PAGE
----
# Introduction

The National Climate Database holds climate data from around 6,500 climate stations around New Zealand including some offshore and Pacific Islands. Over 600 stations are currently active and are still receiving valuable climate data. CliFlo is a web interface to the database managed by NIWA, allowing users to submit queries and retrieve ten-minute, hourly, daily or summary data. The use of CliFlo is free given that the user has subscribed and accepted NIWA’s terms and conditions.

The clifro package is designed to make CliFlo queries much simpler and provide extensions that are currenly not offered by CliFlo. The intention is to simplify the data extraction, manipulation, exploration and visualisation processes and easily create publication-worthy graphics for some of the primary datatypes, especially for users with limited or non-existent previous R experience. Experienced useRs will also find this package helpful for maximising efficiency of climate data integration with R for further analysis, modelling or export.

This vignette provides an introduction to the clifro package demonstrating the primary functionality by way of example. For more information on any of the functions in the clifro package the user is referred to the help index for the clifro package, help(package = "clifro").

# Create a clifro User

As stated above, if the intention is to extract data from any station other than Reefton Ews (subscription-free) and to maximise the potential of clifro, a valid subscription is needed.

The cf_user function is all that is required to create a valid clifro user,

me = cf_user("username", "password")

where username and password is substituted for the user’s CliFlo credentials.

# Create clifro Datatypes

Once the user has been authenticated, the next step is to choose the datatypes of interest, see the choose datatypes vignette for details on choosing datatypes. For this example we are interested in daily MSL atmospheric pressure, minimum and maximum temperature extremes (deg C), daily rainfall (mm) and daily surface wind. (m/s).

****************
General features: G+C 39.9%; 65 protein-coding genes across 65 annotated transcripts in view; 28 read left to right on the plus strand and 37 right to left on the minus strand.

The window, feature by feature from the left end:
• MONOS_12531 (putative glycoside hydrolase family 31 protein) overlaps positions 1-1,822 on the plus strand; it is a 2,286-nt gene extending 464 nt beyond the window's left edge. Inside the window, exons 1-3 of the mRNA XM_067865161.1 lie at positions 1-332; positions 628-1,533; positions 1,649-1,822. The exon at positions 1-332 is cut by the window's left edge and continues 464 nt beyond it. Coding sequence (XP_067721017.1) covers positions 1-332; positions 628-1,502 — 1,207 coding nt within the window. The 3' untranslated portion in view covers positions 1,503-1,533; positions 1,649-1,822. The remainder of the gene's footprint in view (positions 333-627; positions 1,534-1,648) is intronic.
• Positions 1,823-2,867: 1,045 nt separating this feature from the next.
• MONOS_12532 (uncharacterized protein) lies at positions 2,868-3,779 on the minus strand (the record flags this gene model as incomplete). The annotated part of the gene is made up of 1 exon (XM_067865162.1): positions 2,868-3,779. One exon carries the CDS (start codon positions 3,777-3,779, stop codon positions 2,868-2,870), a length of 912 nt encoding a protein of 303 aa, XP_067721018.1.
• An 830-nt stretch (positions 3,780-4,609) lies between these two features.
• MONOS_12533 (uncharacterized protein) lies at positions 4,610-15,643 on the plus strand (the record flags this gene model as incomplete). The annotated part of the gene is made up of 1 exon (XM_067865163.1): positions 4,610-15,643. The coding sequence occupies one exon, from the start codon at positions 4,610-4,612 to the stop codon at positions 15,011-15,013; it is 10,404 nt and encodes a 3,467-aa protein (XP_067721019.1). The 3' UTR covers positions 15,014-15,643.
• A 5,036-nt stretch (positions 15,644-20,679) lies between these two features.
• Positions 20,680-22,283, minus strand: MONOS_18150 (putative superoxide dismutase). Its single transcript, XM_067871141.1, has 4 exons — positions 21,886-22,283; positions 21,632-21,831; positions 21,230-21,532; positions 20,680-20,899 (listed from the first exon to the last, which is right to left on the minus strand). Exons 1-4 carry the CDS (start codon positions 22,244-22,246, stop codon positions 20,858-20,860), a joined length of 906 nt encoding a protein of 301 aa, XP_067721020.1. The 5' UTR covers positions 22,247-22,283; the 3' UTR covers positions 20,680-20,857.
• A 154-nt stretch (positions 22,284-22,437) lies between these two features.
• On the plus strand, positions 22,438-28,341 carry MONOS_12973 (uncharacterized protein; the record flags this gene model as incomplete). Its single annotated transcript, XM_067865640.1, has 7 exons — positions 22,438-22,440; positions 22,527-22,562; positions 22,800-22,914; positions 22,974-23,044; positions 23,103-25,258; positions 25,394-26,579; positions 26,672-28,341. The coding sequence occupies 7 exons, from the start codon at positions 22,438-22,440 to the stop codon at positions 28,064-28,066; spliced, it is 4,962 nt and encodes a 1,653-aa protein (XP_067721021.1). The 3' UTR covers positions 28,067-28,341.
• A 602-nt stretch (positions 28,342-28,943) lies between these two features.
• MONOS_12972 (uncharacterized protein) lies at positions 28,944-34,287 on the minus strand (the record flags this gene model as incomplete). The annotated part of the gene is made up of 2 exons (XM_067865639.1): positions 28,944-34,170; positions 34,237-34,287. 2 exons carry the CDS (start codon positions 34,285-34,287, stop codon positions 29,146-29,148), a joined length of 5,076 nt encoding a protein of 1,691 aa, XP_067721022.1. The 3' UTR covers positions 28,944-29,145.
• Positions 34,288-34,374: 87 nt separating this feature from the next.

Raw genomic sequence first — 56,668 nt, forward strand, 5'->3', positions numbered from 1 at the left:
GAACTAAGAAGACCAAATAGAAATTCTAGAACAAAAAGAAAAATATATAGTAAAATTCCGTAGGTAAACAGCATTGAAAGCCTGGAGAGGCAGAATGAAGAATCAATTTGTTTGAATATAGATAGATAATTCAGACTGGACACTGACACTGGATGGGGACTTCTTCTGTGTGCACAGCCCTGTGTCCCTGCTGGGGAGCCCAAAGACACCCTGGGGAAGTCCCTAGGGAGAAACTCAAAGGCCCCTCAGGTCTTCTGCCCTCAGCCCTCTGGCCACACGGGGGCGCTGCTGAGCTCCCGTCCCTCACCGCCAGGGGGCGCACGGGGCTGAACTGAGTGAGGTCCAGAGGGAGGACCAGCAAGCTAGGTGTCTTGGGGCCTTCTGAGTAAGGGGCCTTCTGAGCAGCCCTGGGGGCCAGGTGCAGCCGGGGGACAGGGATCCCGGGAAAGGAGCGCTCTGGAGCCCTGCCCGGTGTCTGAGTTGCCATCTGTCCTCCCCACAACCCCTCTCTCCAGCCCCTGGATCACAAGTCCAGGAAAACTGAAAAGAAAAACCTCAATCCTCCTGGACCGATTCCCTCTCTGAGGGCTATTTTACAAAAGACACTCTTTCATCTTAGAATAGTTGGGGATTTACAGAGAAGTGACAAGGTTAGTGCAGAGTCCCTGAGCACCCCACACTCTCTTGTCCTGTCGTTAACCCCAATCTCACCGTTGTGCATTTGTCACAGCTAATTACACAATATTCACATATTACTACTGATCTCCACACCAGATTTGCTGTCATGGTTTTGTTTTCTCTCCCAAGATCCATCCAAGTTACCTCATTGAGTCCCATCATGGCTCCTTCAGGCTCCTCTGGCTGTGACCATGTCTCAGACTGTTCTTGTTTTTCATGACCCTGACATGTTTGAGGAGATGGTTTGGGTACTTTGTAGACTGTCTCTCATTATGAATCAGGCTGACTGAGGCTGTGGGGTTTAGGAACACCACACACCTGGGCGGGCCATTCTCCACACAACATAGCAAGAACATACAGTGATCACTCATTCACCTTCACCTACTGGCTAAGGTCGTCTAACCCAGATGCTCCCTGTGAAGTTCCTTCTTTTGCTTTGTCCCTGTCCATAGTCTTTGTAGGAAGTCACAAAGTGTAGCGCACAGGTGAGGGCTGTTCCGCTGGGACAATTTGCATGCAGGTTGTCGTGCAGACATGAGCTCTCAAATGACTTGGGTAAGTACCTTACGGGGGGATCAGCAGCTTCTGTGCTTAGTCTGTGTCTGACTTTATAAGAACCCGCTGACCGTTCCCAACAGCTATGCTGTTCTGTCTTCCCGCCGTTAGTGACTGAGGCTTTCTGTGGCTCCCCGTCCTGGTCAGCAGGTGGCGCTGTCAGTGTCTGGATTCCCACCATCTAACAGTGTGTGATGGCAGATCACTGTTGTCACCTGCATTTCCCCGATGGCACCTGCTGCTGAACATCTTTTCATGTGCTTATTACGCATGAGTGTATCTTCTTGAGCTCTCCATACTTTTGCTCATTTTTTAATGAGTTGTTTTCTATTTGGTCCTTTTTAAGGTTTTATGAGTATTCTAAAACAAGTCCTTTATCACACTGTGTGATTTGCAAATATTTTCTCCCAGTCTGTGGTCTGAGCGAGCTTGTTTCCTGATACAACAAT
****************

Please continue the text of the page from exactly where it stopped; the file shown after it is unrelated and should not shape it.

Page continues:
my.dts = cf_datatype(select_1 =     c(7,  4,  3,  2),
select_2 =     c(1,  2,  1,  1),
check_box = list(3,  1,  1,  4),
combo_box =    c(NA, NA, NA, 1))
my.dts
##                      dt.name              dt.type    dt.options dt.combo
## dt1                 Pressure             Pressure      [9amMSL]
## dt2 Temperature and Humidity         Max_min_temp [DailyMaxMin]
## dt3            Precipitation Rain (fixed periods)      [Daily ]
## dt4                     Wind         Surface wind     [9amWind]      m/s

# Create clifro Stations

The third requisite for a valid clifro query is the station where the data has been collected. If the agent numbers of the required CliFlo stations are known, the only function needed to create a clifro station cfStation object is cf_station. See the choose station vignette for help with choosing stations when the agent numbers are unknown, and the working with clifro stations vignette for further information and methods on cfStation objects.

For this example we are interested in assessing how these datatypes differ in various parts of the country by taking a selection of stations from various regions. These include a station from Invercargill (5814), Nelson (4241), Hamilton (2112) and Auckland (1962)

my.stations = cf_station(5814, 4241, 2112, 1962)
my.stations[, 1:5]
##                name network agent      start        end
## 1 Invercargill Aero  I68433  5814 1939-09-01 2015-03-05
## 2       Nelson Aero  G13222  4241 1940-07-01 2015-03-05
## 3     Auckland Aero  C74082  1962 1962-05-01 2015-03-05
## 4      Hamilton Aws  C75834  2112 1989-11-30 2015-03-05

# Retrieve the CliFlo Data

Now that we have a valid clifro user and the datatypes and stations of interest, a clifro query can be conducted using the cf_query function. We are interested in all available data from 2012 to 2014.

cf.datalist = cf_query(user = me,
datatype = my.dts,
station = my.stations,
start_date = "2012-01-01 00",
end_date = "2014-01-01 00")
cf.datalist
## List containing clifro data frames:
##               data      type              start                end rows
## df 1)     Pressure  9am only (2012-01-01  8:00) (2013-01-01  8:00) 1468